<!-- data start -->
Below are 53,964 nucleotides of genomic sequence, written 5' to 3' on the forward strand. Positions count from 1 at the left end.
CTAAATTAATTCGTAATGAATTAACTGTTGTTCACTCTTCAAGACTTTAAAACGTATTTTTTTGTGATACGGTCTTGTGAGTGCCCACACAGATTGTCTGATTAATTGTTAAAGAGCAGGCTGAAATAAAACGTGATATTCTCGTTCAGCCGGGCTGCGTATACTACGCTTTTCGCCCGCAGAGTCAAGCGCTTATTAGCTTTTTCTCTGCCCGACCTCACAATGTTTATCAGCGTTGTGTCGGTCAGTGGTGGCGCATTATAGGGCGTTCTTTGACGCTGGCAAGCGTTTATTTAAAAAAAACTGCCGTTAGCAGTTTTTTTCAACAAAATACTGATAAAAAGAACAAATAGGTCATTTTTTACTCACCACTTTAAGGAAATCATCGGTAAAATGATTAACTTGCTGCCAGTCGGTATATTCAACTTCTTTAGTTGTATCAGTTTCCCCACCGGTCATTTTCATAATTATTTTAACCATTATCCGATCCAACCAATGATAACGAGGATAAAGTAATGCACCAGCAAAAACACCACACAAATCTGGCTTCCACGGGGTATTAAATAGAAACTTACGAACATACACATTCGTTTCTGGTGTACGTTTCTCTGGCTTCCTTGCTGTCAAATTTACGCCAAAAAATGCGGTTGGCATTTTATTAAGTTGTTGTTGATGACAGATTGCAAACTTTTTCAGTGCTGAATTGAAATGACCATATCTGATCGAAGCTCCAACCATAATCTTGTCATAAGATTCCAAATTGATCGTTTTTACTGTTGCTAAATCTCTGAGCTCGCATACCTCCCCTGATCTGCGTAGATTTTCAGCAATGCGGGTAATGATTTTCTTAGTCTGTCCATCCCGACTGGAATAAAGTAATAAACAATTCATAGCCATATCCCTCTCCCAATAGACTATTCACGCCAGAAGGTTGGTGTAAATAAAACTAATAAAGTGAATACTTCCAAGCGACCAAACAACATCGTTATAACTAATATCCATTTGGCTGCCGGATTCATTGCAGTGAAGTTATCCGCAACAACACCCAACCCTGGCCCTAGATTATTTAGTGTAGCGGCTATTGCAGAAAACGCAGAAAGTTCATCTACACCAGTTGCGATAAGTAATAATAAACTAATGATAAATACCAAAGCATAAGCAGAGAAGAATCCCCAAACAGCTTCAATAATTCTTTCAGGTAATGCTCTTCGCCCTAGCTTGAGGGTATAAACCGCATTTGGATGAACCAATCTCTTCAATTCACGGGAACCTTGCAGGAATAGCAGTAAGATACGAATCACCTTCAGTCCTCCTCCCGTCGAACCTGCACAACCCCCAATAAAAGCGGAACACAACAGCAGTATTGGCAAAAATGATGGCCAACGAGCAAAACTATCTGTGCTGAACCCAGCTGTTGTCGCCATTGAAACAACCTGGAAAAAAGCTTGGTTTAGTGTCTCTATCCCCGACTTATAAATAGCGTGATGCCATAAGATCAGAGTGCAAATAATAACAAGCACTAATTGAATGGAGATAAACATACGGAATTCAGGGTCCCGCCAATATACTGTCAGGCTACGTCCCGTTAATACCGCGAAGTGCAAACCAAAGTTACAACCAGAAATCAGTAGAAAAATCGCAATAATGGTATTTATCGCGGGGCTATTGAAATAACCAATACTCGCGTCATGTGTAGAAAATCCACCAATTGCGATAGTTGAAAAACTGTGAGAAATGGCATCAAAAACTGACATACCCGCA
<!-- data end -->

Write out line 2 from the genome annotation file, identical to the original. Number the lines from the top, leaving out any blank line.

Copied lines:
CTAAATTAATTCGTAATGAATTAACTGTTGTTCACTCTTCAAGACTTTAAAACGTATTTTTTTGTGATACGGTCTTGTGAGTGCCCACACAGATTGTCTGATTAATTGTTAAAGAGCAGGCTGAAATAAAACGTGATATTCTCGTTCAGCCGGGCTGCGTATACTACGCTTTTCGCCCGCAGAGTCAAGCGCTTATTAGCTTTTTCTCTGCCCGACCTCACAATGTTTATCAGCGTTGTGTCGGTCAGTGGTGGCGCATTATAGGGCGTTCTTTGACGCTGGCAAGCGTTTATTTAAAAAAAACTGCCGTTAGCAGTTTTTTTCAACAAAATACTGATAAAAAGAACAAATAGGTCATTTTTTACTCACCACTTTAAGGAAATCATCGGTAAAATGATTAACTTGCTGCCAGTCGGTATATTCAACTTCTTTAGTTGTATCAGTTTCCCCACCGGTCATTTTCATAATTATTTTAACCATTATCCGATCCAACCAATGATAACGAGGATAAAGTAATGCACCAGCAAAAACACCACACAAATCTGGCTTCCACGGGGTATTAAATAGAAACTTACGAACATACACATTCGTTTCTGGTGTACGTTTCTCTGGCTTCCTTGCTGTCAAATTTACGCCAAAAAATGCGGTTGGCATTTTATTAAGTTGTTGTTGATGACAGATTGCAAACTTTTTCAGTGCTGAATTGAAATGACCATATCTGATCGAAGCTCCAACCATAATCTTGTCATAAGATTCCAAATTGATCGTTTTTACTGTTGCTAAATCTCTGAGCTCGCATACCTCCCCTGATCTGCGTAGATTTTCAGCAATGCGGGTAATGATTTTCTTAGTCTGTCCATCCCGACTGGAATAAAGTAATAAACAATTCATAGCCATATCCCTCTCCCAATAGACTATTCACGCCAGAAGGTTGGTGTAAATAAAACTAATAAAGTGAATACTTCCAAGCGACCAAACAACATCGTTATAACTAATATCCATTTGGCTGCCGGATTCATTGCAGTGAAGTTATCCGCAACAACACCCAACCCTGGCCCTAGATTATTTAGTGTAGCGGCTATTGCAGAAAACGCAGAAAGTTCATCTACACCAGTTGCGATAAGTAATAATAAACTAATGATAAATACCAAAGCATAAGCAGAGAAGAATCCCCAAACAGCTTCAATAATTCTTTCAGGTAATGCTCTTCGCCCTAGCTTGAGGGTATAAACCGCATTTGGATGAACCAATCTCTTCAATTCACGGGAACCTTGCAGGAATAGCAGTAAGATACGAATCACCTTCAGTCCTCCTCCCGTCGAACCTGCACAACCCCCAATAAAAGCGGAACACAACAGCAGTATTGGCAAAAATGATGGCCAACGAGCAAAACTATCTGTGCTGAACCCAGCTGTTGTCGCCATTGAAACAACCTGGAAAAAAGCTTGGTTTAGTGTCTCTATCCCCGACTTATAAATAGCGTGATGCCATAAGATCAGAGTGCAAATAATAACAAGCACTAATTGAATGGAGATAAACATACGGAATTCAGGGTCCCGCCAATATACTGTCAGGCTACGTCCCGTTAATACCGCGAAGTGCAAACCAAAGTTACAACCAGAAATCAGTAGAAAAATCGCAATAATGGTATTTATCGCGGGGCTATTGAAATAACCAATACTCGCGTCATGTGTAGAAAATCCACCAATTGCGATAGTTGAAAAACTGTGAGAAATGGCATCAAAAACTGACATACCCGCA